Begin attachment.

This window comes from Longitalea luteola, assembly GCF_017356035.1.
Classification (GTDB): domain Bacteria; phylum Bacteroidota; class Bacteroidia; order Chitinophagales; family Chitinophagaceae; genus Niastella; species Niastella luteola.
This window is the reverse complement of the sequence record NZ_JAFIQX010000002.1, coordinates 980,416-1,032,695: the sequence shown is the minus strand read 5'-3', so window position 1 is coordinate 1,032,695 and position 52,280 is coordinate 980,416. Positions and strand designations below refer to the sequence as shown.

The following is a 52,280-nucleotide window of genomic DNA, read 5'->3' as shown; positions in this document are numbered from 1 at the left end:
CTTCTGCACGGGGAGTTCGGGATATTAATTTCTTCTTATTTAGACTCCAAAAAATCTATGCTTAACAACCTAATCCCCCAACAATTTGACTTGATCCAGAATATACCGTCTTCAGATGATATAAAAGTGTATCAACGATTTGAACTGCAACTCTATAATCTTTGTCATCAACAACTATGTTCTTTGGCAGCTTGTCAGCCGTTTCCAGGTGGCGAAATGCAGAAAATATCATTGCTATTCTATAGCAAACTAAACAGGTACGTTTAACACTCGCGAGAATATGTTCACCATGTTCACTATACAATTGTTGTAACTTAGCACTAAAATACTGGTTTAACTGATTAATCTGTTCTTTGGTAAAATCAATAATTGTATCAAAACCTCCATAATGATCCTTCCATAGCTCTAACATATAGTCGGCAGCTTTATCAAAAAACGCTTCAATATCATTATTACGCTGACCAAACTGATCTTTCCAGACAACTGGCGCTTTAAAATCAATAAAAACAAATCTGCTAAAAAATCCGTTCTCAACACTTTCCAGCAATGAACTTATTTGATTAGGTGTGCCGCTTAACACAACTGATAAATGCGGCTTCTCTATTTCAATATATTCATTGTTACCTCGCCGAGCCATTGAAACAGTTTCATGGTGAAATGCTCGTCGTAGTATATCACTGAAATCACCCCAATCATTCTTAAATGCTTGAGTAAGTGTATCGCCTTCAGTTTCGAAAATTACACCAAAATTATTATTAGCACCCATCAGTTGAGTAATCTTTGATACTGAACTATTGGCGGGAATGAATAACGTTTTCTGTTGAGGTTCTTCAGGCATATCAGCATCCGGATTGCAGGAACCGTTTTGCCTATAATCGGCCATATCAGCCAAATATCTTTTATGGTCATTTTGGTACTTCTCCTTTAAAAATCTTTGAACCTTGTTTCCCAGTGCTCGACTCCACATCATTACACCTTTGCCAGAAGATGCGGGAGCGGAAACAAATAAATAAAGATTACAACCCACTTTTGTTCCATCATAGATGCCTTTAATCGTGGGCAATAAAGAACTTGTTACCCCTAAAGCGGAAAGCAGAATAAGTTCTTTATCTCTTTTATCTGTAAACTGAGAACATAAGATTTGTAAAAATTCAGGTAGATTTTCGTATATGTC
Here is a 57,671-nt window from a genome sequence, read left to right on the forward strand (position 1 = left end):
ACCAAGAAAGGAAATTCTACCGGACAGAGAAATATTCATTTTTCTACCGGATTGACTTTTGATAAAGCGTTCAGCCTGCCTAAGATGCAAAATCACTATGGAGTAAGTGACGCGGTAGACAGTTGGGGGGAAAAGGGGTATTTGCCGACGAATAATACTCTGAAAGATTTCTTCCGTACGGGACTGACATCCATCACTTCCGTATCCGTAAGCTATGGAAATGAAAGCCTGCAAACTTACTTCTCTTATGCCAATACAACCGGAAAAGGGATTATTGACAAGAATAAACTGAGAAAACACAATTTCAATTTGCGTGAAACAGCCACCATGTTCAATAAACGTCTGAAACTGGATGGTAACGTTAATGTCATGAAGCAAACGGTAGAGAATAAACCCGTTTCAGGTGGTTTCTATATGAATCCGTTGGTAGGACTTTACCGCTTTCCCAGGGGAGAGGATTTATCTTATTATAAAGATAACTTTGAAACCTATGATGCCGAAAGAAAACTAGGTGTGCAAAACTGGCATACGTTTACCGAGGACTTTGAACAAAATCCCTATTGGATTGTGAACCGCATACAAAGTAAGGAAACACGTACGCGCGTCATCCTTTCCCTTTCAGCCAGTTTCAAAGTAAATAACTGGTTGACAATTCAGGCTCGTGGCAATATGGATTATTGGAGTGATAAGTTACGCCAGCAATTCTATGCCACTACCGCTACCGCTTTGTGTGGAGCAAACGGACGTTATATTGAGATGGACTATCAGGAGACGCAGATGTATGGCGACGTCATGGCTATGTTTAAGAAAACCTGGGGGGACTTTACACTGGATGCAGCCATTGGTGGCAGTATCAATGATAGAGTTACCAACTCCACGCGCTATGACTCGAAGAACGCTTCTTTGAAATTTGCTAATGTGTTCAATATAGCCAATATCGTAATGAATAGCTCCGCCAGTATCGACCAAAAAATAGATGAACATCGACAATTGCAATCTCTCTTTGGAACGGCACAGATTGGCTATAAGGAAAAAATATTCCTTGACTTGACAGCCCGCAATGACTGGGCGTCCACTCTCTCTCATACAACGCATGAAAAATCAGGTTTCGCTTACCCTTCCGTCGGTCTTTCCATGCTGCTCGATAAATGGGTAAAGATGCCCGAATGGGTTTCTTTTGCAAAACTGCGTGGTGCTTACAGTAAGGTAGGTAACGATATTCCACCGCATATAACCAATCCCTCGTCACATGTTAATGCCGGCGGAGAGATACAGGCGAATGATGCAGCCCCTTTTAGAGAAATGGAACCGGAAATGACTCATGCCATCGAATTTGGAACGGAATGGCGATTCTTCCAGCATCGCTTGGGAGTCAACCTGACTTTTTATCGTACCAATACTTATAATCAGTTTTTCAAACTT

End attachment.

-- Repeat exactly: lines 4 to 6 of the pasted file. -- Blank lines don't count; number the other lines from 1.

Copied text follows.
The following is a 52,280-nucleotide window of genomic DNA, read 5'->3' as shown; positions in this document are numbered from 1 at the left end:
CTTCTGCACGGGGAGTTCGGGATATTAATTTCTTCTTATTTAGACTCCAAAAAATCTATGCTTAACAACCTAATCCCCCAACAATTTGACTTGATCCAGAATATACCGTCTTCAGATGATATAAAAGTGTATCAACGATTTGAACTGCAACTCTATAATCTTTGTCATCAACAACTATGTTCTTTGGCAGCTTGTCAGCCGTTTCCAGGTGGCGAAATGCAGAAAATATCATTGCTATTCTATAGCAAACTAAACAGGTACGTTTAACACTCGCGAGAATATGTTCACCATGTTCACTATACAATTGTTGTAACTTAGCACTAAAATACTGGTTTAACTGATTAATCTGTTCTTTGGTAAAATCAATAATTGTATCAAAACCTCCATAATGATCCTTCCATAGCTCTAACATATAGTCGGCAGCTTTATCAAAAAACGCTTCAATATCATTATTACGCTGACCAAACTGATCTTTCCAGACAACTGGCGCTTTAAAATCAATAAAAACAAATCTGCTAAAAAATCCGTTCTCAACACTTTCCAGCAATGAACTTATTTGATTAGGTGTGCCGCTTAACACAACTGATAAATGCGGCTTCTCTATTTCAATATATTCATTGTTACCTCGCCGAGCCATTGAAACAGTTTCATGGTGAAATGCTCGTCGTAGTATATCACTGAAATCACCCCAATCATTCTTAAATGCTTGAGTAAGTGTATCGCCTTCAGTTTCGAAAATTACACCAAAATTATTATTAGCACCCATCAGTTGAGTAATCTTTGATACTGAACTATTGGCGGGAATGAATAACGTTTTCTGTTGAGGTTCTTCAGGCATATCAGCATCCGGATTGCAGGAACCGTTTTGCCTATAATCGGCCATATCAGCCAAATATCTTTTATGGTCATTTTGGTACTTCTCCTTTAAAAATCTTTGAACCTTGTTTCCCAGTGCTCGACTCCACATCATTACACCTTTGCCAGAAGATGCGGGAGCGGAAACAAATAAATAAAGATTACAACCCACTTTTGTTCCATCATAGATGCCTTTAATCGTGGGCAATAAAGAACTTGTTACCCCTAAAGCGGAAAGCAGAATAAGTTCTTTATCTCTTTTATCTGTAAACTGAGAACATAAGATTTGTAAAAATTCAGGTAGATTTTCGTATATGTC
Here is a 57,671-nt window from a genome sequence, read left to right on the forward strand (position 1 = left end):